Thursday, May 8, 2014

Pulpy goodness with a big touch of weird! The Complete John Thunstone, by Manly Wade Wellman

Haffner Press, 2012
646 pp


"Sic pereant omnes inimici tui"

John Thunstone describes himself as a "truth teller and a truth seeker" whose life's work has been to "seek the nature of reality."  Sometimes "that nature seems to be beyond nature, beyond the nature we know and recognize."  He's also been known as an "explorer of strange occurrences," strange being the operative word.  He is never without his cane, complete with silver blade that was supposedly forged by St. Dunstan and comes in very handy.  His story most fully comes out in What Dreams May Come, a novel included in this collection, and there are clues throughout as to who John Thunstone really is and what he really does.

Here, in The Complete John Thunstone, all of Wellman's John Thunstone's stories have been collected in one volume, and while they're not all spine-tingling extravaganzas, the book is amazing, providing me with hours of pure weird and pulpy pleasure.  First in this book comes all of the short stories, in some of which Thunstone takes on his arch-nemesis Rowley  Thorne, who Ramsey Campbell says in his introduction "Manly Remembered"  is Thunstone's Moriarty. In Wellman's introduction to the 1981 Carcosa Press put out Lone Vigils, a collection of Thunstone stories through 1951,  the author writes that
"In several of the Thunstone stories appears a wizard named Rowley Thorne, and I was seriously warned that I might be sued for libel by a certain actual diabolist, Aleister Crowley"
upon whom Rowley Thorne seems to be loosely based, and who is shown in this photo:

 Thorne also returns in Wellman's novel-length story "The School of Darkness," at the end of this volume.  Thunstone's love interest appears in these stories as well: Sharon, Countess Monteseco, although Thunstone does everything he can to prevent himself from getting deeply involved with her because of the threat to her from Rowley.

 Aside from Thorne, Thunstone finds himself doing battle with the Shonokins, who claim to have existed long before "the Indians," who "took this country from creatures too imagine, even though they are dead and leave only their fossil bones." According to one of them, the Shonokins "allowed the Indians to come," and retained only a few limited domains.  When people trespass into these "limited domains," they meet with trouble -- and Thunstone is not far behind.  The Shonokins have a ring finger longer than all of the fingers on their hands; they also can't tolerate being in the presence of their own dead.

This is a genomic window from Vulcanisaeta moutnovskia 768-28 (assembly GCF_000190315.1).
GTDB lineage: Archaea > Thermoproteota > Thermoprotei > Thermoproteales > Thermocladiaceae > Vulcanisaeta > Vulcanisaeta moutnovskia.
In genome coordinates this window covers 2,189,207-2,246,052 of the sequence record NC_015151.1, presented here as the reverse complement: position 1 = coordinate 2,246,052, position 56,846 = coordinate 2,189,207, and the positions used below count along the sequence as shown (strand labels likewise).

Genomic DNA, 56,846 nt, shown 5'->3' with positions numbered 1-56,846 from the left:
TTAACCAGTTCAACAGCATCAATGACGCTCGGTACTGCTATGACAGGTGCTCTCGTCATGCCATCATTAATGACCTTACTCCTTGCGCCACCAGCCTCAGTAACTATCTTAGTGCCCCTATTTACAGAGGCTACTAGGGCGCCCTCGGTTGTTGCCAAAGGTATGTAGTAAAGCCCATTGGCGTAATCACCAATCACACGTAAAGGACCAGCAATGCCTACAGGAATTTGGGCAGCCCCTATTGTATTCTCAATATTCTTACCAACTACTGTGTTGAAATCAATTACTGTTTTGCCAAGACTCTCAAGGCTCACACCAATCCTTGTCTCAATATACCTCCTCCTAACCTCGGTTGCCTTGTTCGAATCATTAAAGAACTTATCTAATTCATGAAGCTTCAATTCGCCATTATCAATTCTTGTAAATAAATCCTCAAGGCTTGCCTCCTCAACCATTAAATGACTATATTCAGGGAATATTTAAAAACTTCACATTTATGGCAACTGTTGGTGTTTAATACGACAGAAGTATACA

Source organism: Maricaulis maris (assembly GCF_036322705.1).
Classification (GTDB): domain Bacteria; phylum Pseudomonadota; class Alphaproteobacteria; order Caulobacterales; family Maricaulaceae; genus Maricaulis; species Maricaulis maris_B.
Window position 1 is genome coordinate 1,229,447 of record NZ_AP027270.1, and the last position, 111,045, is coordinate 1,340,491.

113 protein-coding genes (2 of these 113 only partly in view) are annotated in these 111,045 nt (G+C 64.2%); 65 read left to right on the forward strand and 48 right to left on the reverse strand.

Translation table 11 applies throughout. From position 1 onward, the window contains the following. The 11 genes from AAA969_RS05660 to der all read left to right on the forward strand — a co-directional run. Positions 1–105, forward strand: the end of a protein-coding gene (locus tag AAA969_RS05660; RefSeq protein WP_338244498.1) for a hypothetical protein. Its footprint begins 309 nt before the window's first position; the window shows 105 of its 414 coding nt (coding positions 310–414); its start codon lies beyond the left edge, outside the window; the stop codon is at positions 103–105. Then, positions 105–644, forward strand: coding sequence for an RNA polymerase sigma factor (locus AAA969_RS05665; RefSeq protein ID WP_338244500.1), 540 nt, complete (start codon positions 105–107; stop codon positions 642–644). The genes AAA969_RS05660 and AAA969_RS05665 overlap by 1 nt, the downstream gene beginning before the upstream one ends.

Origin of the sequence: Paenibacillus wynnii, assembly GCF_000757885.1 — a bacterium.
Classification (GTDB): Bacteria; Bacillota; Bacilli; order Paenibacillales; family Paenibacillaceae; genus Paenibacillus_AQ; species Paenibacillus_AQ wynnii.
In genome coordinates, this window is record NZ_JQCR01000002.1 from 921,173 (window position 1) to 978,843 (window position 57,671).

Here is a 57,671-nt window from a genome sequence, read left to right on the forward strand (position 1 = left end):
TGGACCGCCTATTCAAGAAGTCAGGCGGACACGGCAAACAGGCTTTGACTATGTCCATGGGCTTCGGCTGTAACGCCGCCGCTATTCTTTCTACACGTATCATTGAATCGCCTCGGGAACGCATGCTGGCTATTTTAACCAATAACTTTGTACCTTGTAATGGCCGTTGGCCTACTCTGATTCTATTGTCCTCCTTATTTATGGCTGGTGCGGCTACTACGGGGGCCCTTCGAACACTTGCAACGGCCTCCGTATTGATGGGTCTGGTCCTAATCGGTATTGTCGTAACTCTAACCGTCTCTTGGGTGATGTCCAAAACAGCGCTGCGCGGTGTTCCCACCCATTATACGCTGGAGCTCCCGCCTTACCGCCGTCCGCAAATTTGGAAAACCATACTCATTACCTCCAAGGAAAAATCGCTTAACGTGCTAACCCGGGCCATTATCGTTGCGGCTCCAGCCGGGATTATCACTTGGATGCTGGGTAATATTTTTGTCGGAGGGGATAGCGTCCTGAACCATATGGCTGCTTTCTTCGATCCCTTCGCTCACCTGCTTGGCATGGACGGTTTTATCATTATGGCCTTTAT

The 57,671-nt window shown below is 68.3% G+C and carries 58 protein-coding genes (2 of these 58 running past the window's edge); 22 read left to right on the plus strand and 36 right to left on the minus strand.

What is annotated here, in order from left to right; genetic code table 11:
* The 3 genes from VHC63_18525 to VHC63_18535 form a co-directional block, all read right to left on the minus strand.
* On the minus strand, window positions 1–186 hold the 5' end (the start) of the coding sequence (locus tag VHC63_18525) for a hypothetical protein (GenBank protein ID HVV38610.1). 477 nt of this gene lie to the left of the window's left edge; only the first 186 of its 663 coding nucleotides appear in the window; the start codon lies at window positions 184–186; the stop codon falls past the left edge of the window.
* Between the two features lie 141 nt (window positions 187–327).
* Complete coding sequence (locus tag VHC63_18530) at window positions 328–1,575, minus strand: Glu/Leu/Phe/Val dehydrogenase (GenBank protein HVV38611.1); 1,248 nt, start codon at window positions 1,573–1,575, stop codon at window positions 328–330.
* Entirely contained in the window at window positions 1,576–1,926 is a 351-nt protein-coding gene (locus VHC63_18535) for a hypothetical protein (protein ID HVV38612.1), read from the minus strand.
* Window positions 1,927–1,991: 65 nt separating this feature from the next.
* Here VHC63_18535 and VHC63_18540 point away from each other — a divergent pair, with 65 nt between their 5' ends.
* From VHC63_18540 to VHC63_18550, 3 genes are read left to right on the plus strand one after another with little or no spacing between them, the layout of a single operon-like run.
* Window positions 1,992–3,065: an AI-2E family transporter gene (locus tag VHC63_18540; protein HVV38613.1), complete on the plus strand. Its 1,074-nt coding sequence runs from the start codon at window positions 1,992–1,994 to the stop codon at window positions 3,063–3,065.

Thunstone meets up with strange magic and powers not just with the Shonokins or Rowley Thorne, but comes across an Eskimo wizard, a woman who won't stay dead and buried,  and regular people who somehow find themselves entangled in bad juju, usually because of their own greed.

After the short stories is Wellman's novel What Dreams May Come (not to be confused with the movie or Matheson's novel), where Thunstone, already in England, hears about a strange ritual in the village of Claines and decides to go and witness it for himself. The town is mainly owned and run by the local squire, whom, after discerning that Thunstone is not with the English equivalent of the IRS, welcomes him into his home, where Thunstone discovers that the man is fascinated with the past.   Back at his home in the local B&B, Thunstone turns out the light in his room and suddenly finds himself cast back thousands of years, where he witnesses some very strange phenomena. Intrigued, he decides to repeat the experiment, and comes back with proof of his journey.  The maid at the B&B, Connie Bailey, a self-proclaimed white witch, also has these bizarre experiences, but the people to whom she confides them brush them off as dreams. Not Thunstone, of course, who knows firsthand.

The collection ends with "The School of Darkness," which wasn't nearly as good as What Dreams May Come, but still fun.  Thunstone and three others participate in a symposium where they are to talk about their research and experiences, but of course, they get sidetracked with the return of who else? Rowley Thorne. The college where they are speaking has a long history involving witchcraft and diabolism, and Thorne becomes involved with the local coven whose leader and members have their own agenda for the future. Thunstone and his fellow participants have to combine their strengths to fight off a powerful enemy, whose tricks involve murder.  I liked this one, but parts read like a group of superheroes who come together, put their respective rings together that go "bzzzzt" and voila, their powers are strengthened. Here they all smoke a pipe filled with magically-protective materials rather than wear rings to touch together, but still.

There are also some very cool illustrations done by George Evans throughout the short-story sections, like this one,

that accurately portray what's going on in the story.

I'm very pressed for time today, so there's no time for me to delve further, but I have to say that The Complete John Thunstone has moved into the ranks of favorite books in my library, and I can most definitely recommend this work of pulpy goodness with just the right touch of weird. There are a couple of Lovecraft mentions as well as a reference to the Necronomicon included, the stories are good, old-fashioned cool pulpy delight, and when it comes down to it, this entire book is 600+ pages of fun.


  1. Thanks for the review; I just put in my order.

    1. Well, I apologize in advance if you end up hating it! I love this old stuff and Wellman too.

  2. I've enjoyed his Silver John books a great deal. I'm sure I'll like Thunstone, too!

    1. I'll have to give those stories a try. Thunstone was a lot of fun.


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